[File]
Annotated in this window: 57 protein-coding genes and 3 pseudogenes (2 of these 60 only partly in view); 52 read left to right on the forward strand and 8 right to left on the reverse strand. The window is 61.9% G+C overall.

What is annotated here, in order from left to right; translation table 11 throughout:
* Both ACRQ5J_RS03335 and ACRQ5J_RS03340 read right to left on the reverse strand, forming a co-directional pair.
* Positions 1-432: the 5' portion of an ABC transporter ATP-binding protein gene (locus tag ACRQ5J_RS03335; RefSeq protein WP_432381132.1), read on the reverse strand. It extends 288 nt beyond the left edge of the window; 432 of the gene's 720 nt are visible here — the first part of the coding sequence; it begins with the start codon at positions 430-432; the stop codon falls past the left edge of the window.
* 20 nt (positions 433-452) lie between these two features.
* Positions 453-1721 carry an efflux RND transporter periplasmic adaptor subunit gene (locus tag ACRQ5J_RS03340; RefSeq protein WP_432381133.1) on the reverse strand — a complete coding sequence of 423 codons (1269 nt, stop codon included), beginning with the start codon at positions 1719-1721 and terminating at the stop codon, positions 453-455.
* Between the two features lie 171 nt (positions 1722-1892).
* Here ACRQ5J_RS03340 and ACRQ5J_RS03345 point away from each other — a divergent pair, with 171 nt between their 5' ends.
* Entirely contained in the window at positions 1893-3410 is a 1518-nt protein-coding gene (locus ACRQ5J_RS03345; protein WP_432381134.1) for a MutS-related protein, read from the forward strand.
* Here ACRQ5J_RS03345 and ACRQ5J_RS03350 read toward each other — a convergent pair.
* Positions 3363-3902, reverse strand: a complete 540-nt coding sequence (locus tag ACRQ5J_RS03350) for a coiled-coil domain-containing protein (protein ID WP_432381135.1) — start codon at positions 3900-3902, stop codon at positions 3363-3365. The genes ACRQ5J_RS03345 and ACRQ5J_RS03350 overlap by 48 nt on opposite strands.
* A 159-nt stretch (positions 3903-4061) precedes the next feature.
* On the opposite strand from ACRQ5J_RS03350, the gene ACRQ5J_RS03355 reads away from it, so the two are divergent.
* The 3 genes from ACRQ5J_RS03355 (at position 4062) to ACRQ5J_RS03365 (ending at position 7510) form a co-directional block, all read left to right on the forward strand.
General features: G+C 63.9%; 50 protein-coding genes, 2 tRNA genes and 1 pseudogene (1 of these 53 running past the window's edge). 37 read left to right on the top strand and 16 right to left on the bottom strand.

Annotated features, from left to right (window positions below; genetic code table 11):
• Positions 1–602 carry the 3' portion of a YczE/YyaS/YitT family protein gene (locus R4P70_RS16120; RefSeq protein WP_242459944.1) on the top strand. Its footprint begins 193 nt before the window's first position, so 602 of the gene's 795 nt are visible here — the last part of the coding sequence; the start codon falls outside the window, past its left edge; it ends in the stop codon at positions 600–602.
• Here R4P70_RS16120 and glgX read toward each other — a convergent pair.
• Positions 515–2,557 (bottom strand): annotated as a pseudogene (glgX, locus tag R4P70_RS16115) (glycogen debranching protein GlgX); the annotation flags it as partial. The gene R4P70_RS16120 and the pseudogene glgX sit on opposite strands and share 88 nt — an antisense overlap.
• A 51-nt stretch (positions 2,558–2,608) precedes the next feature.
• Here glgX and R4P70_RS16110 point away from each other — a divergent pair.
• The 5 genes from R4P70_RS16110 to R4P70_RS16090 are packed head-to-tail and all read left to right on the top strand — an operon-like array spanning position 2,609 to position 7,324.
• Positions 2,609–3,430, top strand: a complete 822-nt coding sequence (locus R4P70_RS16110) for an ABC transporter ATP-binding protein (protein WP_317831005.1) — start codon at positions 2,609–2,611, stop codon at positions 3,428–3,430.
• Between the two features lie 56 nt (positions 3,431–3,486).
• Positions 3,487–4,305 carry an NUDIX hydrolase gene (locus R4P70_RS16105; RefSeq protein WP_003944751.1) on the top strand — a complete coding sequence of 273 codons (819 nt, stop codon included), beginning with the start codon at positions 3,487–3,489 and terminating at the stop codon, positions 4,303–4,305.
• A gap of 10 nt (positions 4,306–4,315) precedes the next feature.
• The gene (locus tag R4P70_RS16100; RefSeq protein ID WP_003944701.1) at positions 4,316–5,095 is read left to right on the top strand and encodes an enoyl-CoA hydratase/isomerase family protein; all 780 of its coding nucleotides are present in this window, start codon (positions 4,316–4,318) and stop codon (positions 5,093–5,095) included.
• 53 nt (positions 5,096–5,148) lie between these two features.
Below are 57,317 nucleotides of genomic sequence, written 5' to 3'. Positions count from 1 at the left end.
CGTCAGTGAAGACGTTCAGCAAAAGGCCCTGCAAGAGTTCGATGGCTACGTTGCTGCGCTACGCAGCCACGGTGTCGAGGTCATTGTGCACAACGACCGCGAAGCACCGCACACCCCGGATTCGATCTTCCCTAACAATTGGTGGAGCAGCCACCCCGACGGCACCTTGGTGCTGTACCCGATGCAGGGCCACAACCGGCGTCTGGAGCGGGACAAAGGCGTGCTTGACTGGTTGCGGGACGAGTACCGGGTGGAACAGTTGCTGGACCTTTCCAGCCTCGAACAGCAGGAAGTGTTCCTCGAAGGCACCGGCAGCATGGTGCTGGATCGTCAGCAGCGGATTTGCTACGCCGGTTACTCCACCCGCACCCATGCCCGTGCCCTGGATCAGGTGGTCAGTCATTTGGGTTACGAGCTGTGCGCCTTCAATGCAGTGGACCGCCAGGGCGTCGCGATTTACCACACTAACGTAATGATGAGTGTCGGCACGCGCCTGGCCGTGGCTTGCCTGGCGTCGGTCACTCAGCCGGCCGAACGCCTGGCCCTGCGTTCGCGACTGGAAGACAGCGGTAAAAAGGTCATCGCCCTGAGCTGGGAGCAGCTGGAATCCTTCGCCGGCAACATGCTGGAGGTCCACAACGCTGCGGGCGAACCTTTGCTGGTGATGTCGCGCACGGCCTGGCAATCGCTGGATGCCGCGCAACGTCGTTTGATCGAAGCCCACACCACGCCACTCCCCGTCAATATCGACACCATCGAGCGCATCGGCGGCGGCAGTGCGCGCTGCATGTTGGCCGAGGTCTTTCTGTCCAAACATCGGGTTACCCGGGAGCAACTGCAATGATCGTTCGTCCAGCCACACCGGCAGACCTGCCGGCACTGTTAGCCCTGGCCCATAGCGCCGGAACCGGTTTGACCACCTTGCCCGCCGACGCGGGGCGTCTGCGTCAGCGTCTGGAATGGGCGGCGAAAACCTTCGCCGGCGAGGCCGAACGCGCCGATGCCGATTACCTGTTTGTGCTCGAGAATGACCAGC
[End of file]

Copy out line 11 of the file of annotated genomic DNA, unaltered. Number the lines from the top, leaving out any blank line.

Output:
* Positions 3363-3902, reverse strand: a complete 540-nt coding sequence (locus tag ACRQ5J_RS03350) for a coiled-coil domain-containing protein (protein ID WP_432381135.1) — start codon at positions 3900-3902, stop codon at positions 3363-3365. The genes ACRQ5J_RS03345 and ACRQ5J_RS03350 overlap by 48 nt on opposite strands.